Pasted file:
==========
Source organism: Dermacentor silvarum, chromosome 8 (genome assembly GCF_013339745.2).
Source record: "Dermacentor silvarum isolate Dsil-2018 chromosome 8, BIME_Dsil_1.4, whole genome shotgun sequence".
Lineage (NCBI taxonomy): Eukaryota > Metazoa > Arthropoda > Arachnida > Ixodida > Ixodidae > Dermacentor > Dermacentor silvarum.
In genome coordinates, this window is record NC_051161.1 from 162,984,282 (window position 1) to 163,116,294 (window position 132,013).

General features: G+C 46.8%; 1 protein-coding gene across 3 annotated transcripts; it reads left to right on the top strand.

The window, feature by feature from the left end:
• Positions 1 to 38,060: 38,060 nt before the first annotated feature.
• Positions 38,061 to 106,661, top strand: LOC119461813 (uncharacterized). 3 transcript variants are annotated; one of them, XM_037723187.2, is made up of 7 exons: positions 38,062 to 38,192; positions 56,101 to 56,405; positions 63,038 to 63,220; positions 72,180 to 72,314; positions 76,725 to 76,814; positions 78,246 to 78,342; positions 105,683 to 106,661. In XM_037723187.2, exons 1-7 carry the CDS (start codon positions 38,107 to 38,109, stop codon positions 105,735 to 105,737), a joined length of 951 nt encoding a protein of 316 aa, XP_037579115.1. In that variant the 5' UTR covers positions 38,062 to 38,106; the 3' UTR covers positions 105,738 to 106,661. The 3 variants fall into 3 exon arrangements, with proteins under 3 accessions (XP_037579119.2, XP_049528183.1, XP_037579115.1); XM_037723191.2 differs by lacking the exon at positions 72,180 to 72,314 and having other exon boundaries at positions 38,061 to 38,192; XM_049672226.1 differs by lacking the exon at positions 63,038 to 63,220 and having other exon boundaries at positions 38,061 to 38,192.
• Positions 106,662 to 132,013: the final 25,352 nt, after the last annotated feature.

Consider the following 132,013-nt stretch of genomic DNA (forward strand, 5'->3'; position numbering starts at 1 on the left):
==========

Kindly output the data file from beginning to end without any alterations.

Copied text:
Source organism: Dermacentor silvarum, chromosome 8 (genome assembly GCF_013339745.2).
Source record: "Dermacentor silvarum isolate Dsil-2018 chromosome 8, BIME_Dsil_1.4, whole genome shotgun sequence".
Lineage (NCBI taxonomy): Eukaryota > Metazoa > Arthropoda > Arachnida > Ixodida > Ixodidae > Dermacentor > Dermacentor silvarum.
In genome coordinates, this window is record NC_051161.1 from 162,984,282 (window position 1) to 163,116,294 (window position 132,013).

General features: G+C 46.8%; 1 protein-coding gene across 3 annotated transcripts; it reads left to right on the top strand.

The window, feature by feature from the left end:
• Positions 1 to 38,060: 38,060 nt before the first annotated feature.
• Positions 38,061 to 106,661, top strand: LOC119461813 (uncharacterized). 3 transcript variants are annotated; one of them, XM_037723187.2, is made up of 7 exons: positions 38,062 to 38,192; positions 56,101 to 56,405; positions 63,038 to 63,220; positions 72,180 to 72,314; positions 76,725 to 76,814; positions 78,246 to 78,342; positions 105,683 to 106,661. In XM_037723187.2, exons 1-7 carry the CDS (start codon positions 38,107 to 38,109, stop codon positions 105,735 to 105,737), a joined length of 951 nt encoding a protein of 316 aa, XP_037579115.1. In that variant the 5' UTR covers positions 38,062 to 38,106; the 3' UTR covers positions 105,738 to 106,661. The 3 variants fall into 3 exon arrangements, with proteins under 3 accessions (XP_037579119.2, XP_049528183.1, XP_037579115.1); XM_037723191.2 differs by lacking the exon at positions 72,180 to 72,314 and having other exon boundaries at positions 38,061 to 38,192; XM_049672226.1 differs by lacking the exon at positions 63,038 to 63,220 and having other exon boundaries at positions 38,061 to 38,192.
• Positions 106,662 to 132,013: the final 25,352 nt, after the last annotated feature.

Consider the following 132,013-nt stretch of genomic DNA (forward strand, 5'->3'; position numbering starts at 1 on the left):